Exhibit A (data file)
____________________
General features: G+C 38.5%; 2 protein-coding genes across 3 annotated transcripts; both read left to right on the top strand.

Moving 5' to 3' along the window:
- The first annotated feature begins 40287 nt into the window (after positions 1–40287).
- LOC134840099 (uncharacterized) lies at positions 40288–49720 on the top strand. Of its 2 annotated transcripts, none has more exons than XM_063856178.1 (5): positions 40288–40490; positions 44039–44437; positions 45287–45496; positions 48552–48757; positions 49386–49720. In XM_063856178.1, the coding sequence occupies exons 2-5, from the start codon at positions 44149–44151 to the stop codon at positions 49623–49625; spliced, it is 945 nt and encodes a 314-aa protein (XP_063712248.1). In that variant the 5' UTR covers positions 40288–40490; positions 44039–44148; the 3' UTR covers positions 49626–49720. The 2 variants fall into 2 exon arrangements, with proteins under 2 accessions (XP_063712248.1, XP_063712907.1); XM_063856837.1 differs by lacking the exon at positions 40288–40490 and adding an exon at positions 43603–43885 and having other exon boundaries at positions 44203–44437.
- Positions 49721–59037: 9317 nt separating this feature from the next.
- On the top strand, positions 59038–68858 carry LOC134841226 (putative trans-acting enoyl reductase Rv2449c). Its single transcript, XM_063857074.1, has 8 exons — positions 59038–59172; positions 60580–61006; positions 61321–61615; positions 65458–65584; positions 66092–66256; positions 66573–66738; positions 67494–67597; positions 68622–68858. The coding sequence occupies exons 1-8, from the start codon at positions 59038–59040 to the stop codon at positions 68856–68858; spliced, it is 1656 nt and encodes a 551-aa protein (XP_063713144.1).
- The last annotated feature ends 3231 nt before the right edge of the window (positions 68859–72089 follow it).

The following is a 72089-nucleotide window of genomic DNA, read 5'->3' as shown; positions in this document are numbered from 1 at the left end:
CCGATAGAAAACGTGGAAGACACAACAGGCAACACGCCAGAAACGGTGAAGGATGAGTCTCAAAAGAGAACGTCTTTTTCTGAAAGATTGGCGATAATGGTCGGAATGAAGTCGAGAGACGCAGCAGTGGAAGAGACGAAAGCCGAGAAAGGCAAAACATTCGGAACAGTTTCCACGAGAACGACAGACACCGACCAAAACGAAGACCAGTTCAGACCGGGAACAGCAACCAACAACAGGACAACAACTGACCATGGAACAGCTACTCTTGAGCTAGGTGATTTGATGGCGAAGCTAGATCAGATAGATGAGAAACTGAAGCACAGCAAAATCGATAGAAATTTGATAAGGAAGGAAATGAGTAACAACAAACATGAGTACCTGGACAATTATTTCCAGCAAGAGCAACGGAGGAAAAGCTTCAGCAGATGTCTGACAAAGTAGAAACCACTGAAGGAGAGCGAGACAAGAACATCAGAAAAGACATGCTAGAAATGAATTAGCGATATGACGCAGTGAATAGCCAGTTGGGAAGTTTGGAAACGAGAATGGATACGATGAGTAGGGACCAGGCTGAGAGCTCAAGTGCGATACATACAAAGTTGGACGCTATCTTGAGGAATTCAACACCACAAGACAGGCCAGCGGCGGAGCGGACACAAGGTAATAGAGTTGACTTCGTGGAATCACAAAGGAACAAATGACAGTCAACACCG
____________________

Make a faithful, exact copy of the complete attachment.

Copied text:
General features: G+C 38.5%; 2 protein-coding genes across 3 annotated transcripts; both read left to right on the top strand.

Moving 5' to 3' along the window:
- The first annotated feature begins 40287 nt into the window (after positions 1–40287).
- LOC134840099 (uncharacterized) lies at positions 40288–49720 on the top strand. Of its 2 annotated transcripts, none has more exons than XM_063856178.1 (5): positions 40288–40490; positions 44039–44437; positions 45287–45496; positions 48552–48757; positions 49386–49720. In XM_063856178.1, the coding sequence occupies exons 2-5, from the start codon at positions 44149–44151 to the stop codon at positions 49623–49625; spliced, it is 945 nt and encodes a 314-aa protein (XP_063712248.1). In that variant the 5' UTR covers positions 40288–40490; positions 44039–44148; the 3' UTR covers positions 49626–49720. The 2 variants fall into 2 exon arrangements, with proteins under 2 accessions (XP_063712248.1, XP_063712907.1); XM_063856837.1 differs by lacking the exon at positions 40288–40490 and adding an exon at positions 43603–43885 and having other exon boundaries at positions 44203–44437.
- Positions 49721–59037: 9317 nt separating this feature from the next.
- On the top strand, positions 59038–68858 carry LOC134841226 (putative trans-acting enoyl reductase Rv2449c). Its single transcript, XM_063857074.1, has 8 exons — positions 59038–59172; positions 60580–61006; positions 61321–61615; positions 65458–65584; positions 66092–66256; positions 66573–66738; positions 67494–67597; positions 68622–68858. The coding sequence occupies exons 1-8, from the start codon at positions 59038–59040 to the stop codon at positions 68856–68858; spliced, it is 1656 nt and encodes a 551-aa protein (XP_063713144.1).
- The last annotated feature ends 3231 nt before the right edge of the window (positions 68859–72089 follow it).

The following is a 72089-nucleotide window of genomic DNA, read 5'->3' as shown; positions in this document are numbered from 1 at the left end:
CCGATAGAAAACGTGGAAGACACAACAGGCAACACGCCAGAAACGGTGAAGGATGAGTCTCAAAAGAGAACGTCTTTTTCTGAAAGATTGGCGATAATGGTCGGAATGAAGTCGAGAGACGCAGCAGTGGAAGAGACGAAAGCCGAGAAAGGCAAAACATTCGGAACAGTTTCCACGAGAACGACAGACACCGACCAAAACGAAGACCAGTTCAGACCGGGAACAGCAACCAACAACAGGACAACAACTGACCATGGAACAGCTACTCTTGAGCTAGGTGATTTGATGGCGAAGCTAGATCAGATAGATGAGAAACTGAAGCACAGCAAAATCGATAGAAATTTGATAAGGAAGGAAATGAGTAACAACAAACATGAGTACCTGGACAATTATTTCCAGCAAGAGCAACGGAGGAAAAGCTTCAGCAGATGTCTGACAAAGTAGAAACCACTGAAGGAGAGCGAGACAAGAACATCAGAAAAGACATGCTAGAAATGAATTAGCGATATGACGCAGTGAATAGCCAGTTGGGAAGTTTGGAAACGAGAATGGATACGATGAGTAGGGACCAGGCTGAGAGCTCAAGTGCGATACATACAAAGTTGGACGCTATCTTGAGGAATTCAACACCACAAGACAGGCCAGCGGCGGAGCGGACACAAGGTAATAGAGTTGACTTCGTGGAATCACAAAGGAACAAATGACAGTCAACACCG